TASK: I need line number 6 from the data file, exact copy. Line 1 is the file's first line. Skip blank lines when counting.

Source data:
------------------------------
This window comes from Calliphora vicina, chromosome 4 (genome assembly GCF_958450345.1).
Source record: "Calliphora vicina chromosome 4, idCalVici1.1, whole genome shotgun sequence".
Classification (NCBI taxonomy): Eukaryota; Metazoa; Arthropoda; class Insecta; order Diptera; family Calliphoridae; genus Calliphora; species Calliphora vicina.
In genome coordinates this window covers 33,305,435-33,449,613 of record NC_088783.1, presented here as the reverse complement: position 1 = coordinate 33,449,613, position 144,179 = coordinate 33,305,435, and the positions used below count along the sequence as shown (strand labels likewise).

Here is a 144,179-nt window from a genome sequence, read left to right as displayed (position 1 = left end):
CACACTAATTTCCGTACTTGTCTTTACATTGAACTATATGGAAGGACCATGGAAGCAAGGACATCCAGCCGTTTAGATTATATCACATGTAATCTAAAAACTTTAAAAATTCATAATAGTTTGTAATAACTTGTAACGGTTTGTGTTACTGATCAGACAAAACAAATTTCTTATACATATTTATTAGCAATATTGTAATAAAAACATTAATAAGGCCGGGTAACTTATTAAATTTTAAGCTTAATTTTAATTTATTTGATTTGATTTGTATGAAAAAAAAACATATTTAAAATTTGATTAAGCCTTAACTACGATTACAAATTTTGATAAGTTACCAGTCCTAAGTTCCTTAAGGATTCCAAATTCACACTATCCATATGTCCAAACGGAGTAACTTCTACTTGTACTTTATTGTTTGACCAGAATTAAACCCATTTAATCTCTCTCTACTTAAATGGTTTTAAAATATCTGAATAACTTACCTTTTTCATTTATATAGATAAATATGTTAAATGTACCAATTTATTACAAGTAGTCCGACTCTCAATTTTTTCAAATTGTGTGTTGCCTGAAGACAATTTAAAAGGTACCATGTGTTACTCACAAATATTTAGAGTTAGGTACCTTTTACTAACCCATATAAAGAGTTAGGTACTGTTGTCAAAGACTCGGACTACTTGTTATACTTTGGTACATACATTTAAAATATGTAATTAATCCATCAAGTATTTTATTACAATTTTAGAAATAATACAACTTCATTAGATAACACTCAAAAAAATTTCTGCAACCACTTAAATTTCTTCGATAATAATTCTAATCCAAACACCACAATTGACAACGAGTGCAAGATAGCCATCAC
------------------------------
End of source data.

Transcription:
CACACTAATTTCCGTACTTGTCTTTACATTGAACTATATGGAAGGACCATGGAAGCAAGGACATCCAGCCGTTTAGATTATATCACATGTAATCTAAAAACTTTAAAAATTCATAATAGTTTGTAATAACTTGTAACGGTTTGTGTTACTGATCAGACAAAACAAATTTCTTATACATATTTATTAGCAATATTGTAATAAAAACATTAATAAGGCCGGGTAACTTATTAAATTTTAAGCTTAATTTTAATTTATTTGATTTGATTTGTATGAAAAAAAAACATATTTAAAATTTGATTAAGCCTTAACTACGATTACAAATTTTGATAAGTTACCAGTCCTAAGTTCCTTAAGGATTCCAAATTCACACTATCCATATGTCCAAACGGAGTAACTTCTACTTGTACTTTATTGTTTGACCAGAATTAAACCCATTTAATCTCTCTCTACTTAAATGGTTTTAAAATATCTGAATAACTTACCTTTTTCATTTATATAGATAAATATGTTAAATGTACCAATTTATTACAAGTAGTCCGACTCTCAATTTTTTCAAATTGTGTGTTGCCTGAAGACAATTTAAAAGGTACCATGTGTTACTCACAAATATTTAGAGTTAGGTACCTTTTACTAACCCATATAAAGAGTTAGGTACTGTTGTCAAAGACTCGGACTACTTGTTATACTTTGGTACATACATTTAAAATATGTAATTAATCCATCAAGTATTTTATTACAATTTTAGAAATAATACAACTTCATTAGATAACACTCAAAAAAATTTCTGCAACCACTTAAATTTCTTCGATAATAATTCTAATCCAAACACCACAATTGACAACGAGTGCAAGATAGCCATCAC